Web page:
Glorfindel
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It's checkmate in 20 moves. White's queens circle around the board giving checks, and Black interposes horizontally/vertically moving pieces. Black only has one choice because the other piece is ...

You are right, this is nonsense. From the FIDE laws of chess, article 5: The game is drawn when the player to move has no legal move and his king is not in check. The game is said to end in ‘...

Sam Loyd, a famous puzzle composer, created this 10 move, 19 ply, stalemate game over 100 years ago. I found it via Google, in this post by AndersElborg on chess.com. Most black pieces are blocked, ...

As @Ibrahim explains, you'll win the queen back, but after that White can even take the pawn on f7: [FEN ""] [StartPly "10"] 1. e4 e5 2. Qf3 c6 3. Bxc4 Nf6 4. d3 d6 5. Bg5 Bg4 6. ...

The website 2700chess.com has a database with the FIDE ratings (from May 1st, 2019). Their search form only offers the option to show the top 50 or 100 players satisfying the search results, but it's ...

Yes - the less a position looks like a real chess game, the harder it is to spot if it is illegal or not. Sometimes, retrograde analysis is needed to prove a position can be reached in a legal way. ...

No, this is not possible. for example move the piece, don't press the clock and then resign? In particular, that loophole is explicitly covered by the rules: 6.2.1 During the game each player, ...

It's wrong because the rules say so: 2.1 The chessboard is composed of an 8 x 8 grid of 64 equal squares alternately light (the ‘white’ squares) and dark (the ‘black’ squares). The chessboard is ...

The position given by Akavall is indeed a draw by perpetual, but it's a bit difficult to see because White has many different options at some moves. They can even choose to sacrifice the h2 queen, ...

It is a nice little puzzle: 3k4/3P4/3Q4/8/8/8/8/4K3 w - - 3 13 1. Qd5 Kc7/Ke7 2. d8=Q# 1-0

waste their time If it's clear that they are able to win within the time they have left, this could be considered bad sportsmanship. However, in those situations the number of remaining checks is ...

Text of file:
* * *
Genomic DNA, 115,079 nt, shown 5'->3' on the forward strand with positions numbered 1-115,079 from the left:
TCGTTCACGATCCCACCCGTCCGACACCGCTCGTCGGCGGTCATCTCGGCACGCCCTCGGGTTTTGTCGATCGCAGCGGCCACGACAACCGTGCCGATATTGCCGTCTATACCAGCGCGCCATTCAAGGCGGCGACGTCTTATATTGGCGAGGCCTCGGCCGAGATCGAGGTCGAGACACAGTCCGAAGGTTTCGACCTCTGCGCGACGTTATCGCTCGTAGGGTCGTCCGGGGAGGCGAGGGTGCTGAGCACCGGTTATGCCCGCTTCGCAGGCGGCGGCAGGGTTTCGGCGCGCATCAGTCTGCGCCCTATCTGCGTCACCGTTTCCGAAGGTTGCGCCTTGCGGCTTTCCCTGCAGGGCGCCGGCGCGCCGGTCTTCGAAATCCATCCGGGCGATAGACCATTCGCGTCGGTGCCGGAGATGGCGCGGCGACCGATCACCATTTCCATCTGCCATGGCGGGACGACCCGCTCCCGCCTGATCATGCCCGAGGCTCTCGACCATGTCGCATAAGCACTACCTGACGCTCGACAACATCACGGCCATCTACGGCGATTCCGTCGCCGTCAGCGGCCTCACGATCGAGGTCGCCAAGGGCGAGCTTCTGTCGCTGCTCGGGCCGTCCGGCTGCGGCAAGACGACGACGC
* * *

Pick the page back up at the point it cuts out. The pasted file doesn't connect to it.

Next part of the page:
I haven't seen the series, but this was a quite common practice known as adjournment. It is indeed legal to ask for outside help, in the form of teammates and even computer programs during adjournment....

According to the FIDE rules, 6.6 At the time determined for the start of the game White’s clock is started. In over the board chess, it's usually Black who does this (you can't have an arbiter ...

Black would like to continue their development with Nf6 and castling short. g4 discourages Nf6; after g5, the knight is forced back. It also prepares Bg2, which protects d5 without giving up the pin ...

As @chakerian's calculations show, 40 moves is the minimum. After a bit of puzzling, I found the solution. [FEN ""] 1. a4 {First, we need to get the rooks in position. They'll be hard to ...

There is no mention of excluding the regular starting position in Appendix F. of the FIDE Laws of Chess, so it's really Chess960 and not Chess959. I can imagine that there are chess programs or ...

It'll depend on the rest of the position. If it's relatively open, chances are you can keep the opponent's king in the center and launch an attack. This might well be a decisive advantage; preventing ...

If the engine can choose between getting mated in 2 or mated in 3, it'll choose the line where it is mated in 3 (even though the mate in 2 might be 'more difficult' to spot for humans). It can't ...

Unless this is a trick question, I'd say never: 3.8.2 [] This is a move of the king and either rook of the same colour along the player’s first rank, counting as a single move of the king and ...

The 'Halloween Gambit' or 'Müller-Schulze Gambit' is a knight gambit in the (often characterized as dull) Four Knights Game: [FEN ""] [White "Blokje"] [Black "Platypussy"] [StartPly "7"] 1. e4 e5 2. ...

Black's queen is the only defender for the mate on f7 (the knight on e5 is pinned). This makes Bxg5 a very attractive move, as the black queen has nowhere to go (the only safe spot, Qf8, is met with ...

Generally speaking, the side with the most pawns will win. The tempo provided by the extra pawn is usually enough to gain opposition and access to the key squares. Doubled pawns don't matter for this, ...

This depends on a lot of things, but most importantly: your playing level and the topic. For example, if it is an opening book, it heavily depends on the opening. Some opening variations which are ...

[FEN "R5k1/5ppp/8/2r5/1b6/8/5PPP/6K1 b - - 0 1"] 1... Rc8 2. Rxc8+ Bf8 This is an example of what Tim Krabbé calls an 'unguarded guard' - a linepiece checks, and a piece interposes on an unguarded ...

Those aren't scores; there are just three possible scores in chess: White wins, Black wins, and draw. Those are evaluations of the chess engine; a score of +0.62 means the engine thinks White's ...

First, Then Meanwhile [FEN "8/8/8/2p5/1pp5/brpp4/qpprpK1P/1nkbn3 w - - 0 1"] 1. Kxe1 Qa1 2. h4 Qa2 3. h5 Qa1 4. h6 Qa2 5. h7 Qa1 6. h8=N Qa2 7. Ng6 Qa1 8. Ne5 Qa2 9. Nxc4 Qa1 10. Na5 c4 ...

Wikipedia says the following: Exclamation points ("!") indicate good moves—especially ones which are surprising or involve particular skill. Hence annotators are usually somewhat ...

but that will not affect the game due to his/her hopeless position Well, if your opponent has a hopeless position, they would be better off accepting the 'automatic' draw offer which is implied ...